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        Tuesday, February 21, 2017


        Why such a long way on a small bike? a passer-by asked me on the Sidmouth promenade as I prepared myself for the climb out of town.
        He listened as I tried to tell him that beautiful things come in small packages but as he began to talk about his Bmw Gs I realised he was beyond redemption.
        What I didn’t tell him were my plans to ride a Brompton from San Diego to Vancouver (BC) along the Sierra Cascades, the cycle route that shadows the better-known Pacific Crest Trail across the Unites States. To describe the SC in one word, it is mountainous. The route conquers seven ranges, the greatest of which are the Sierra Nevadas in California and the Cascades through Oregon and Washington, for a total ascent of about 150,000′ over 2400 miles.

        Read the full story here

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        Sunday, February 5, 2017

         https://www.youtube.com/watch?v=V_1bL__n8y4

        Watch a very interesting video from the guys at pathlesspedaled detailing the main options worth considering when you want to take your Brompton bicycle on a tour.

        View the full video here
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        Sunday, January 1, 2017


        Packing a Brompton folding bicycle to go cycle touring is not the same as packing our tandem or one of our own bikes. This may seem obvious, but took us slightly by surprise as we began seriously preparing for a Christmas Day flight to Devonport, Tasmania.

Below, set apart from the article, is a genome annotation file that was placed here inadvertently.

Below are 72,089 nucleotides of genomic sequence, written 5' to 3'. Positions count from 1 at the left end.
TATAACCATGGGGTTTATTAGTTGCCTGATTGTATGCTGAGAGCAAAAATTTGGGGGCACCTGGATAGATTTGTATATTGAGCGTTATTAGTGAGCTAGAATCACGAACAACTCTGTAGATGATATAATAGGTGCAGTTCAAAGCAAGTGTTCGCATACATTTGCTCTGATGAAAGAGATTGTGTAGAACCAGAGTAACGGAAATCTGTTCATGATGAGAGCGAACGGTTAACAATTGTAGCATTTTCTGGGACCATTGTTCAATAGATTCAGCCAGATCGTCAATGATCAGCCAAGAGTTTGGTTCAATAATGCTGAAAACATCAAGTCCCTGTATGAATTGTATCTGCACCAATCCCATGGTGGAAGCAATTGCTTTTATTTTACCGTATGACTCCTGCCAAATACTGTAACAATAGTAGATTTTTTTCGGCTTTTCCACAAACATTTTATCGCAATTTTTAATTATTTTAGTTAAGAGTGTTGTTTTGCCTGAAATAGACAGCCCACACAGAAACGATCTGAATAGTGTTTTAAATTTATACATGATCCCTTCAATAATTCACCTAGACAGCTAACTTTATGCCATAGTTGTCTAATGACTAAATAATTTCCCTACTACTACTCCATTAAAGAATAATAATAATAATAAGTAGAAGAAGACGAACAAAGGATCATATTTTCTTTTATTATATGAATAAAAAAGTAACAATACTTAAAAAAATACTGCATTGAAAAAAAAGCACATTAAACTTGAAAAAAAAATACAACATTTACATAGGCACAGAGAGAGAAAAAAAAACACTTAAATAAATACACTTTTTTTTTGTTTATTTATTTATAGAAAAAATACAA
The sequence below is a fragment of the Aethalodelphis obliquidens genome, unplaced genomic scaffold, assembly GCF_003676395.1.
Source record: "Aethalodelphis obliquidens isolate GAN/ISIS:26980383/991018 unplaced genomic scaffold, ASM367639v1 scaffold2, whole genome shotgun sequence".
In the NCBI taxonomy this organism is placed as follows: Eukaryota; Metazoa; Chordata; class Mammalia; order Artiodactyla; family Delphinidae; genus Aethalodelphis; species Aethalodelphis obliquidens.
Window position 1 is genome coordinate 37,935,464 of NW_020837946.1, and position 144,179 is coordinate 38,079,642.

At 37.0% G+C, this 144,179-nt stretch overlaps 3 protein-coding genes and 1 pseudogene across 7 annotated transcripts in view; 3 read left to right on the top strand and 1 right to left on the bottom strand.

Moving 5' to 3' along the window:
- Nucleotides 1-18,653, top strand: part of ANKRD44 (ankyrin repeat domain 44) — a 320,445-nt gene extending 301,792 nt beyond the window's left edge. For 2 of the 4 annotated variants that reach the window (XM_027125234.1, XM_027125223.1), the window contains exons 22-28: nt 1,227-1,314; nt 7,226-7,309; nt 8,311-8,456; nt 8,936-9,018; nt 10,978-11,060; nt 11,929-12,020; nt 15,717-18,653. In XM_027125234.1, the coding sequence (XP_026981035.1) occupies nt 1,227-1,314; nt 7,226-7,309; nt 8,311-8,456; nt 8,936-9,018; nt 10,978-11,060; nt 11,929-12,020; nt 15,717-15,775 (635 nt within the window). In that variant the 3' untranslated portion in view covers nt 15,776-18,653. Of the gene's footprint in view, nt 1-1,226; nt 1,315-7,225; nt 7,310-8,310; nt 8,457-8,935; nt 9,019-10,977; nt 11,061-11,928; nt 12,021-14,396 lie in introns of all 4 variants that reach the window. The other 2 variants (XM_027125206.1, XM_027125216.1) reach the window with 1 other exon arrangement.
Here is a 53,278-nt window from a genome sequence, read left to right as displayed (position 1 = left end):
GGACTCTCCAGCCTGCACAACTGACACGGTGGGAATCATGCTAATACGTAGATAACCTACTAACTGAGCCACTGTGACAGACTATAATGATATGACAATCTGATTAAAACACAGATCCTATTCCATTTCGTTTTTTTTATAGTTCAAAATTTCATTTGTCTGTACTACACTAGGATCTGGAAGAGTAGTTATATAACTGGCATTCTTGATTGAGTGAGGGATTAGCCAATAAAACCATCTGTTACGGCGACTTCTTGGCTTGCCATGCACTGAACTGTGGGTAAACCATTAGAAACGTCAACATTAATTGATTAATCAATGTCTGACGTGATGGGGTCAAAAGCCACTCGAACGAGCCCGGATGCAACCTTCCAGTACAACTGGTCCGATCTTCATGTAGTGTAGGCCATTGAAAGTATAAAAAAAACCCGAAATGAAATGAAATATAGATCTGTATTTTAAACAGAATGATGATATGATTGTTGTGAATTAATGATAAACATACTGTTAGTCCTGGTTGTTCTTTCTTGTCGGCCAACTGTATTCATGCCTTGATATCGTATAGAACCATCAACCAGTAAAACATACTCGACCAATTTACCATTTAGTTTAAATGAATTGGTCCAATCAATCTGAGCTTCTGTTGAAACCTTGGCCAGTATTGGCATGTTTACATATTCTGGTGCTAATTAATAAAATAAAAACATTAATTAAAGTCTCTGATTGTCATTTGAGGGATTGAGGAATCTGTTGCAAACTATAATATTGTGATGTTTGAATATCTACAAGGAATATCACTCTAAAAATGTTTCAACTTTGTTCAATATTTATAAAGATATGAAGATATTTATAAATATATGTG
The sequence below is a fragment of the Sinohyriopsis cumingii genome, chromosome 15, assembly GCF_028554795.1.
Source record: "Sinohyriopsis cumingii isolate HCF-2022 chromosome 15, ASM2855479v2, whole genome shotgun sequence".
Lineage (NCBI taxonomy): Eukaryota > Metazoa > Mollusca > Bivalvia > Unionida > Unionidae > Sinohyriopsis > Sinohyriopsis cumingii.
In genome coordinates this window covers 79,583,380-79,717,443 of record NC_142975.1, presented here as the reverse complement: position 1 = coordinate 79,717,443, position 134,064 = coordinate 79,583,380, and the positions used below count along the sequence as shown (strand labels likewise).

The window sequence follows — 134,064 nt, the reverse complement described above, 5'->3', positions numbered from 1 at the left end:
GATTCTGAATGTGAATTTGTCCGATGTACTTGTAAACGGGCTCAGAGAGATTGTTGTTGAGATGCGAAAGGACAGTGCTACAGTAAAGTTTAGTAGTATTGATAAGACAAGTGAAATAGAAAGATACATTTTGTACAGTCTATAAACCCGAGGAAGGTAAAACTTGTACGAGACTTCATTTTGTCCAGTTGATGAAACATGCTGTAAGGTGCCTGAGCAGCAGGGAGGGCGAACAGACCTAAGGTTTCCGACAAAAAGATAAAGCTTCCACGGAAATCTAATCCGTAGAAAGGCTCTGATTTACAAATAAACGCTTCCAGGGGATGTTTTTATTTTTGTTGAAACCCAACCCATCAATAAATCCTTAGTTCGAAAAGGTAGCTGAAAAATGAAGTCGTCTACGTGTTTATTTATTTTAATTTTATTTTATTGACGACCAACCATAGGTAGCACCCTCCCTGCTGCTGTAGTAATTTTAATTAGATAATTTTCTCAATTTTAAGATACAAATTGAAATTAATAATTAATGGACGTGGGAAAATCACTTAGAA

Bromptons can carry a fair bit of gear. The front T Bag holds 31 litres and the rear rack sack holds sixteen litres. This is comparable with a pair of our usual Ortlieb Back Roller Classics, which have a 40 litre capacity. Surely the gear we normally cart in two sets of Ortlieb panniers on our tandem would easily fit in our Brompton bags! After all, we will have two Bromptons complete with T-Bag and Rack Sack rear bag…

        Read the full story here
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        Sunday, December 18, 2016


        Die hard road cyclist and creator of plus women’s clothing brand Wheel Women Tina McCarthy put aside preconceptions when she bought a folding bike to ride around Japan. This is what she learnt…

        Read full article here
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        Tuesday, December 13, 2016



        On my journey from Europe to China in 2016, following the ancient Silk Road on my Brompton,  the Pamir Highway was of course on my agenda. Having cycled already more than six thousand kilometres, I wanted to ride this famous road on my folding bike, not knowing how tough these fourteen days would turn out to be.

        Read the full story here

        Jonathan blog is in german  and gives a full account of his amazing journey.  www.gonewiththeroad.com
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        Sunday, December 11, 2016


        Inspired by the promising colours of the autumn leaves I set off for a thousand kilometres Brompton tour in New England. Starting in Boston Massachusetts, the ride took me to New Hampshire's White Mountains National Park, before crossing into Vermont and its magnificent Green Mountains National Park searching for a perfect maple leaf. Back into Massachussetts and the Berkshire hills after a short visit to Connecticut, it was time for a couple of days of riding in New York City.

        See the full video here